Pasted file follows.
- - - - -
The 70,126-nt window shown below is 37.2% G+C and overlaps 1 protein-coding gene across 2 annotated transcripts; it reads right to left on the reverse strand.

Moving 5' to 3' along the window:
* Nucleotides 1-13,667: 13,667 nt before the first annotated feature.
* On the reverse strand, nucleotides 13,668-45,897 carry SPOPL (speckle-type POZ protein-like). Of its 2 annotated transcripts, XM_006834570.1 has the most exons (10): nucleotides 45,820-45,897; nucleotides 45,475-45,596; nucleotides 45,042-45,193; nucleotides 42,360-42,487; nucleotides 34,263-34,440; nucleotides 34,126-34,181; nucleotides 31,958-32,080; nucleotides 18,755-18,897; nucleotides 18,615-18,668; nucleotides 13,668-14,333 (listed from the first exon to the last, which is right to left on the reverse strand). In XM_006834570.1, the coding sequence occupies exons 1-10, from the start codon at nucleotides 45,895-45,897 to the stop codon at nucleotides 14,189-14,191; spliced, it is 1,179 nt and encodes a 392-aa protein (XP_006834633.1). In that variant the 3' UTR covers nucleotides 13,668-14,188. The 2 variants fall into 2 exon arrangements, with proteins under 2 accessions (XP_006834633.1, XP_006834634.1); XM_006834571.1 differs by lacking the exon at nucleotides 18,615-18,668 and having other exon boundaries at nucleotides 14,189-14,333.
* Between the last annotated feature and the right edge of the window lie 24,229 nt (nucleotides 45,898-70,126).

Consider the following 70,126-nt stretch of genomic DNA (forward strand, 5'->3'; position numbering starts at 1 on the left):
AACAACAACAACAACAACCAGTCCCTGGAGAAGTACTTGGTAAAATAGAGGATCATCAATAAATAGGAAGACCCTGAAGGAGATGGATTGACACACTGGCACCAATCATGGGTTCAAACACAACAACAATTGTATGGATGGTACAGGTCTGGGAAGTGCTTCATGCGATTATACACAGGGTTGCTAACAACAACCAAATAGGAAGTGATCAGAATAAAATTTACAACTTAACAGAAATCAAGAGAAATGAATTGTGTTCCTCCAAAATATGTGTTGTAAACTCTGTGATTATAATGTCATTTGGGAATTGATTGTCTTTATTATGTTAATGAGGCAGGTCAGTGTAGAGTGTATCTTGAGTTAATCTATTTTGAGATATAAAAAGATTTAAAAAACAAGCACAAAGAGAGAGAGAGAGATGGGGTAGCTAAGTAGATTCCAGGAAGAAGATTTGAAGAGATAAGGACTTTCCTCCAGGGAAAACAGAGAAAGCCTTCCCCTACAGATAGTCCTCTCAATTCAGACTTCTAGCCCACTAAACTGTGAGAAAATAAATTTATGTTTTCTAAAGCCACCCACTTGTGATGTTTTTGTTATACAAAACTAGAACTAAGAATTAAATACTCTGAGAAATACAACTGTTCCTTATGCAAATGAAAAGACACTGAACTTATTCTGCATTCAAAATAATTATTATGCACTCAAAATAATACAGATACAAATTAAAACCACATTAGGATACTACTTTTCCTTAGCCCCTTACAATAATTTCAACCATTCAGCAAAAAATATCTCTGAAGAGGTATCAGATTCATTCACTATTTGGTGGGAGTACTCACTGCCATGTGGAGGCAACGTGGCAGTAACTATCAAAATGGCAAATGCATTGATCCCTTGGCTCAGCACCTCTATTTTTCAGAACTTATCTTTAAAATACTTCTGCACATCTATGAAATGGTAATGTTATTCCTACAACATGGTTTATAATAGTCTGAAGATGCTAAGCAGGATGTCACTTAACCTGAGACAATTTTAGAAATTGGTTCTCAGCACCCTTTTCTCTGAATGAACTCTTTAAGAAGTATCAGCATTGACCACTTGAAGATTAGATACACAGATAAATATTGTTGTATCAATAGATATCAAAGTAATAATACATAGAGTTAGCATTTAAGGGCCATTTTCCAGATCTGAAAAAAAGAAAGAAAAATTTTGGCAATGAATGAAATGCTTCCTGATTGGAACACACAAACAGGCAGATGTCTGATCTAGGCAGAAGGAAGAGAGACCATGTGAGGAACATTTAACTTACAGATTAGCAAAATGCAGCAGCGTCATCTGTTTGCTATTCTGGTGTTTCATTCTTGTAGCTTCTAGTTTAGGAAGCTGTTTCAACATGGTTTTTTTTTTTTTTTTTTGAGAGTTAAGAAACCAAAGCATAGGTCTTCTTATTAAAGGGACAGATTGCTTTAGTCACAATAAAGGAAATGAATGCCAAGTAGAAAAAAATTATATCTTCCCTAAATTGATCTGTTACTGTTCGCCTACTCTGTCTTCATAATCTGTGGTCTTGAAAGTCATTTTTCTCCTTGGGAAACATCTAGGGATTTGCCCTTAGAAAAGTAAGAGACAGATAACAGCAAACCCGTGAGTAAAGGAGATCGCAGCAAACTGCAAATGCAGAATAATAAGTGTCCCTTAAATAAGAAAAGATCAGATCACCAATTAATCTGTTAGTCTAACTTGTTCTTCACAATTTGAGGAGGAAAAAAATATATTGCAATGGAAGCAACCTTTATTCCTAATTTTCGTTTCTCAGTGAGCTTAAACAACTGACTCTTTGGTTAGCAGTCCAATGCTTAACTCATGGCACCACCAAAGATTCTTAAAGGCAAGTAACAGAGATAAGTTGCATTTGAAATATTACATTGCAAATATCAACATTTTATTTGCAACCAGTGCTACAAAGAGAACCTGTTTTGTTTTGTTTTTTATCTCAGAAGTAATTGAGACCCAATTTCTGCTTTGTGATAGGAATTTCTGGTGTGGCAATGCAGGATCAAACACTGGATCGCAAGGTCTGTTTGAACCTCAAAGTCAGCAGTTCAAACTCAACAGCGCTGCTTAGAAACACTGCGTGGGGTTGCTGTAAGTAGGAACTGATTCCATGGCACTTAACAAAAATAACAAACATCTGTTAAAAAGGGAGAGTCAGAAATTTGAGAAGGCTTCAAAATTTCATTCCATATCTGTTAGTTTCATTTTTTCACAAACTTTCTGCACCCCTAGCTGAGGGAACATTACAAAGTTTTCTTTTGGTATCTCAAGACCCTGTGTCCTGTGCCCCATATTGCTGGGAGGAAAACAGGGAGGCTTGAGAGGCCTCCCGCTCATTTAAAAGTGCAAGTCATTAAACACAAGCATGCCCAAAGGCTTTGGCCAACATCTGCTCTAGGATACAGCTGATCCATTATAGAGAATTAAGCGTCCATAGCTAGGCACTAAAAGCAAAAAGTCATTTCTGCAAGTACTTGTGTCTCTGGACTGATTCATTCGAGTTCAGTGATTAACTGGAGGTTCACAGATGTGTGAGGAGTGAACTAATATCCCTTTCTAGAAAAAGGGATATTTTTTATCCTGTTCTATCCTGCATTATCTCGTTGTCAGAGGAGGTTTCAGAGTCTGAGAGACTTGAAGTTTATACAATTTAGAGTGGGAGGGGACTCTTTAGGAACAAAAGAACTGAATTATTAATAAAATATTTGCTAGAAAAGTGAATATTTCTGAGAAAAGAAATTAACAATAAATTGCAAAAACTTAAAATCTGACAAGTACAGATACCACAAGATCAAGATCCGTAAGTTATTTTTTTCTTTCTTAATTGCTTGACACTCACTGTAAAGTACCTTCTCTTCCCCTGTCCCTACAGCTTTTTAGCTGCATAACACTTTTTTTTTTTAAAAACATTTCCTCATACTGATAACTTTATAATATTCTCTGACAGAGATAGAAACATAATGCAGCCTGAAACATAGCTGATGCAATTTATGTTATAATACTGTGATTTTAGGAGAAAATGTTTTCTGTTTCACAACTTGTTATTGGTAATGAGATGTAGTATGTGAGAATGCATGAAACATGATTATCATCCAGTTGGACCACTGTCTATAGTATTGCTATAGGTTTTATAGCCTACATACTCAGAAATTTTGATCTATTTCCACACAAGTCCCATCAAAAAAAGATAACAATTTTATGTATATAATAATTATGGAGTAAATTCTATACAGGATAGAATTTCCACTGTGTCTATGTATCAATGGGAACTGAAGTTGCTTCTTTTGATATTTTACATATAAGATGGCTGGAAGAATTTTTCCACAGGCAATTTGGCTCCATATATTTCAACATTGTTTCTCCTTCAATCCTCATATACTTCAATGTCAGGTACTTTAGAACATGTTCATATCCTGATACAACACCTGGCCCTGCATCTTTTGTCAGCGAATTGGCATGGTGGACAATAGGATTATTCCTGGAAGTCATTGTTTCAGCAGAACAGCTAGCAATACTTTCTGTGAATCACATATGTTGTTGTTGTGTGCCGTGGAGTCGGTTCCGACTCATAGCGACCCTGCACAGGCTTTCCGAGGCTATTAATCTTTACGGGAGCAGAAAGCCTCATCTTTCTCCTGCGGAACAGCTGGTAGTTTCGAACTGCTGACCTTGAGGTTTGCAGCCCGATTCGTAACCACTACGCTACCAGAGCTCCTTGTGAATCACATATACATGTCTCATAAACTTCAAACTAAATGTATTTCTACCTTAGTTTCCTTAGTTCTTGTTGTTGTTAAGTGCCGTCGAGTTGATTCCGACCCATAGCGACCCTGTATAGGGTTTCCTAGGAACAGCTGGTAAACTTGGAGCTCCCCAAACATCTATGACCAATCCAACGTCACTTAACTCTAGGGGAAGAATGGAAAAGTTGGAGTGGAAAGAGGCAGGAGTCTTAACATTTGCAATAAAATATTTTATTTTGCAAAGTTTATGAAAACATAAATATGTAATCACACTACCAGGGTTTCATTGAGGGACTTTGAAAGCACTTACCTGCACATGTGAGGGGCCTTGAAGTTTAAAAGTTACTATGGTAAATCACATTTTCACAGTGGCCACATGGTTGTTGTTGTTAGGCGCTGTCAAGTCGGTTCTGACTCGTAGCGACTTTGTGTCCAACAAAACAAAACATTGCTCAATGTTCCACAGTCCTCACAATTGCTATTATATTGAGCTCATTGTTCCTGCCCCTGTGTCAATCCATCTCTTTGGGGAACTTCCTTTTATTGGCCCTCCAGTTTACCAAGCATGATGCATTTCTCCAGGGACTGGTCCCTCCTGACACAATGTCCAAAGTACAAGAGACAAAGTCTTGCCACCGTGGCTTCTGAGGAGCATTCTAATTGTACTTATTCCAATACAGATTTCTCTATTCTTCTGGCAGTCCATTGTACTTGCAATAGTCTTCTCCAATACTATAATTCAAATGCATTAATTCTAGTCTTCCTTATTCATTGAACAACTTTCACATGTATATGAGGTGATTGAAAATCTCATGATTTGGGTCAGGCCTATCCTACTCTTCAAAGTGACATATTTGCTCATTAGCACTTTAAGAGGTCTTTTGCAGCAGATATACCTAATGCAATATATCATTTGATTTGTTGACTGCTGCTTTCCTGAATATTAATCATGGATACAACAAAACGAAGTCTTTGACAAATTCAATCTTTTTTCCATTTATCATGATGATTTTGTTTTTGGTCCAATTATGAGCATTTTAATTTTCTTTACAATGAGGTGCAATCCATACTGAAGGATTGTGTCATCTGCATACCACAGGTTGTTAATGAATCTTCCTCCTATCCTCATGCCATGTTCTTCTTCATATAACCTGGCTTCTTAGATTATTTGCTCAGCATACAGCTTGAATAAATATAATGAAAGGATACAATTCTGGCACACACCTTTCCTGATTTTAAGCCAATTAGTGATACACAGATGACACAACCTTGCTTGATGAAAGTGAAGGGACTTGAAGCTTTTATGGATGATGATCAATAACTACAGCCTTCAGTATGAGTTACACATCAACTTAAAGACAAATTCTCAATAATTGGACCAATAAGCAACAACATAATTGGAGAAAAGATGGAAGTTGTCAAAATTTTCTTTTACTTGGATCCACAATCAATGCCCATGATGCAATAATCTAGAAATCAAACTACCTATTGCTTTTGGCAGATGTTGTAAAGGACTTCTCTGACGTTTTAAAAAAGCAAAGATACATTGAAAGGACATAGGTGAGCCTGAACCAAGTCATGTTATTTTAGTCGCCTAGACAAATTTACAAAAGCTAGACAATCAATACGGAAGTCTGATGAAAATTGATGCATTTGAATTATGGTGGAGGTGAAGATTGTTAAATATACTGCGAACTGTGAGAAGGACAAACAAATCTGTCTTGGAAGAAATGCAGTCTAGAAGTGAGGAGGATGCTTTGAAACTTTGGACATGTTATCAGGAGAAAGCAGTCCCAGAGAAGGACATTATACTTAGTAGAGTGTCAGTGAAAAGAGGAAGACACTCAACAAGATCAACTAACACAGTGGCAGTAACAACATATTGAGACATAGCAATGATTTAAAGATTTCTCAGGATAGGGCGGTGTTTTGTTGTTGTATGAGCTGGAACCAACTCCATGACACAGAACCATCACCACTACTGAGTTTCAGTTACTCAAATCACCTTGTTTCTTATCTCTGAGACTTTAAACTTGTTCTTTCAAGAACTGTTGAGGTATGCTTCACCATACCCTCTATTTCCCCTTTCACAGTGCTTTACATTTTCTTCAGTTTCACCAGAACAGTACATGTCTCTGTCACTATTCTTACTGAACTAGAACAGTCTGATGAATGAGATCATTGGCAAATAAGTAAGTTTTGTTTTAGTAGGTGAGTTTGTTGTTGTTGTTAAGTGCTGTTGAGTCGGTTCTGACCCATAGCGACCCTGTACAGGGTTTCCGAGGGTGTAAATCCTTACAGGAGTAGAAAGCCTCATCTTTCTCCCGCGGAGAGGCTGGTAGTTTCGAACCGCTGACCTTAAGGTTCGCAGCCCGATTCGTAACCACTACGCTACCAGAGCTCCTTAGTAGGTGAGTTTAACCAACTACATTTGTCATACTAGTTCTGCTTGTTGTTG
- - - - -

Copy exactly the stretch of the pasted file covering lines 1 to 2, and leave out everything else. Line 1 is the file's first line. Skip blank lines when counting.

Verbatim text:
The 70,126-nt window shown below is 37.2% G+C and overlaps 1 protein-coding gene across 2 annotated transcripts; it reads right to left on the reverse strand.

Moving 5' to 3' along the window: